“You end up taking at least one man out of the play,” explained Brooks Laich in the wake of the loss to Pittsburgh. “The guy that the puck moves to has to stop his feet and turn back and get a puck and gather it, and then he moves it with no speed. Then you’re ending up with either a 1-on-2 rush or a 2-on-2 rush. You’re never outnumbering a team. And then most times you’re going to have to chip that puck and then dump it in and then try and get it back.
“I don’t think we had much off the rush at all tonight. I don’t remember one time where we rushed down the ice 3-on-2 and got a good look or a good shot out of it. And to score in this league you’re going to have to get goals from the rush and from cycling. You’re going to have to make a team defend both.”
For the Capitals, the challenge now is to move on and prove that the Pittsburgh game was an anomaly.
“It’s almost easier to throw out a game like than a big win,” claims Caps left wing Jason Chimera. “You win a game 5-2 and you’ve got a big high and you’re maybe resting a bit. This way, you get pissed off and you get back at it on Friday.
“[Pittsburgh] played probably one of the best road games I’ve seen in a long time. Their neutral zone was really good; they didn’t let us have any speed and they seemed to have five guys back the whole time. They checked us into the ground pretty much. And we played pretty terrible. But give them credit, too. They played a really good game.”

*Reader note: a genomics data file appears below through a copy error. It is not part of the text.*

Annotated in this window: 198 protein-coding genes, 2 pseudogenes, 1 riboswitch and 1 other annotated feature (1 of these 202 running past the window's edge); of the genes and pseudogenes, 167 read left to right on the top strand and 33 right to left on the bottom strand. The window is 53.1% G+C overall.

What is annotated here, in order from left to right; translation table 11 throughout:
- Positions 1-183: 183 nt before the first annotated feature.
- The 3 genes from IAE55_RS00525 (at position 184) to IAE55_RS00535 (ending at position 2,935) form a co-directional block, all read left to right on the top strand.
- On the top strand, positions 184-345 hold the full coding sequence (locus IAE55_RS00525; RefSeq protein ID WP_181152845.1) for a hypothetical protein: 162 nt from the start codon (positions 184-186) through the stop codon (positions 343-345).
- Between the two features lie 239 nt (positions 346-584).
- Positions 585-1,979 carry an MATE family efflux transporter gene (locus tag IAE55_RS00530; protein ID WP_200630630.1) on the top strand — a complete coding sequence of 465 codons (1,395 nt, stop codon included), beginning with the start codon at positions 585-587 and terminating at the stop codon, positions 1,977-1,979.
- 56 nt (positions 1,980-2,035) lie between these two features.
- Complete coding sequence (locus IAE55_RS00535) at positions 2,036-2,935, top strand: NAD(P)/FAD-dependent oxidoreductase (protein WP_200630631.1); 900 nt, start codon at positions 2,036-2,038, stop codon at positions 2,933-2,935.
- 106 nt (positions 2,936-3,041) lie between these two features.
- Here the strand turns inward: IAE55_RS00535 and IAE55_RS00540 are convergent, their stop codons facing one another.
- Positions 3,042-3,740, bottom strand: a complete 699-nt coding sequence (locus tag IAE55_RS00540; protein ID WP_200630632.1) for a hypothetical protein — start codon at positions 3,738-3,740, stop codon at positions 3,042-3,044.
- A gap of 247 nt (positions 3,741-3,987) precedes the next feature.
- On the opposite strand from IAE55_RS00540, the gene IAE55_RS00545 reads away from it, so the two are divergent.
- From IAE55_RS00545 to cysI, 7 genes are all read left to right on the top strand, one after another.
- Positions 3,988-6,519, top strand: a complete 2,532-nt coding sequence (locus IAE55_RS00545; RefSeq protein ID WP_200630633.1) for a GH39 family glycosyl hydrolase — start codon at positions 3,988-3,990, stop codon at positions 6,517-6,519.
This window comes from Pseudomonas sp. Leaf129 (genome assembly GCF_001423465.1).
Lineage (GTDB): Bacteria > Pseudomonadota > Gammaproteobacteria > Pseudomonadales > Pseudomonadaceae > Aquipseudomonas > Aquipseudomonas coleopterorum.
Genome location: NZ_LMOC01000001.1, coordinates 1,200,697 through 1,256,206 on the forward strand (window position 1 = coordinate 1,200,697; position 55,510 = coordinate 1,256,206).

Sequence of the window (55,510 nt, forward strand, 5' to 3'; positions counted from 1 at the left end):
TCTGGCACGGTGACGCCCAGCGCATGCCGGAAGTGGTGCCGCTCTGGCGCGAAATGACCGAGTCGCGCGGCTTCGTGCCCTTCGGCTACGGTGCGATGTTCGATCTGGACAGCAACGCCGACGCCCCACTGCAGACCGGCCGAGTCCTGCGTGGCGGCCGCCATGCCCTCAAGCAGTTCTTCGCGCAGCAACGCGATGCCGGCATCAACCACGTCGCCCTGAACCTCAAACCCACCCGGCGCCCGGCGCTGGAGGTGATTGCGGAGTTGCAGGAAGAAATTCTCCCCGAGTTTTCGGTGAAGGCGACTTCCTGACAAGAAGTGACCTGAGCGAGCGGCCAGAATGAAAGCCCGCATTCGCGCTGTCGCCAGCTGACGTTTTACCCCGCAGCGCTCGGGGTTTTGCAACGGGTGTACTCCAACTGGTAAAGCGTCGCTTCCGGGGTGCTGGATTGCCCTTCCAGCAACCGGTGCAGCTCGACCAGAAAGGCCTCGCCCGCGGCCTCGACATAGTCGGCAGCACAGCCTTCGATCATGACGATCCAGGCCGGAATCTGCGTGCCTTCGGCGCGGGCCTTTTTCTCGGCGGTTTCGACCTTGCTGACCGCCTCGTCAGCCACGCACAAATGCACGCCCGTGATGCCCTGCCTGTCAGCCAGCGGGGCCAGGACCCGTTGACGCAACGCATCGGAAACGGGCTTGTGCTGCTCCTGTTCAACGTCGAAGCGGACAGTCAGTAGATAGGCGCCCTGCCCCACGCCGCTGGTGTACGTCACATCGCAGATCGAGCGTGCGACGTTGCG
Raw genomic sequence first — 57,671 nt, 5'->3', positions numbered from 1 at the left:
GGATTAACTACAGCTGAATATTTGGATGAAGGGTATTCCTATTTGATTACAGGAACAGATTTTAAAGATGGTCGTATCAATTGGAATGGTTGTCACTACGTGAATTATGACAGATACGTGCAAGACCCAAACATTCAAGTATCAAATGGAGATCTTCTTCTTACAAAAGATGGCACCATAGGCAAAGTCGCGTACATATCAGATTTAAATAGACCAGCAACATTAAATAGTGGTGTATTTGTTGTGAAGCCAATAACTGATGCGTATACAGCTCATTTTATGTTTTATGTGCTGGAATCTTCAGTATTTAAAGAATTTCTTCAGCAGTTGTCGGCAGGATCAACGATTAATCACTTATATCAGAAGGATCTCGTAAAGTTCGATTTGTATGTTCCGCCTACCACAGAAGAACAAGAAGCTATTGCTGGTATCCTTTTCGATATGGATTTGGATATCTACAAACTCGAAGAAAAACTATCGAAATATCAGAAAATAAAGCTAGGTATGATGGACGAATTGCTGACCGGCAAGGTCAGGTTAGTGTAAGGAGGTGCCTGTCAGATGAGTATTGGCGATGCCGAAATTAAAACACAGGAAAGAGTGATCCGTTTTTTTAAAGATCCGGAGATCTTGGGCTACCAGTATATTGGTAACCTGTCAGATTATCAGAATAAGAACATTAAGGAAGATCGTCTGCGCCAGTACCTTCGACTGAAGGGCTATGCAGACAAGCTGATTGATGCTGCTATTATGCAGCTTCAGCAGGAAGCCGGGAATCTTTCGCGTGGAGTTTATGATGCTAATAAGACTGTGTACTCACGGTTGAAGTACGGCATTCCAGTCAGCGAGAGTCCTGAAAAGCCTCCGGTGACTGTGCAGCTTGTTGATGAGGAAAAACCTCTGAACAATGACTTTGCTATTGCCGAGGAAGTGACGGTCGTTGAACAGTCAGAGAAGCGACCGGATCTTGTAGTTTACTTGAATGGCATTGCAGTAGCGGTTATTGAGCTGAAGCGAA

The Caps reconvened on Thursday for practice and they watched some video of Wednesday night’s debacle.
“The first thing I showed them was our execution and our decisions with the puck,” says Caps coach Adam Oates, “that when [Pittsburgh] scored a goal we weren’t ourselves. That should be something that we should have conquered by now.
“And I showed them that up until the too many men penalty with a minute left in the second period, it’s a two-goal game and we’ve had plenty of opportunities to get one and that’s all we needed to get into the game. The third goal [against] makes it very difficult, of course, but until then it’s 39 minutes of the game and we need one.”
Wednesday’s loss might sting a little more because it was for the top spot in the Metropolitan Division and because you always want to put your best foot forward against a heated rival.
The other side of the coin is that there are still 60 games left, including three more with the Penguins and – more urgently – back-to-back games this Friday and Saturday against the Habs and Leafs, respectively. The Caps don’t have the time or the luxury to dwell on the loss to the Pens. And except for rehashing it after Thursday’s practice at the request of the assembled media, they seem to have parked it.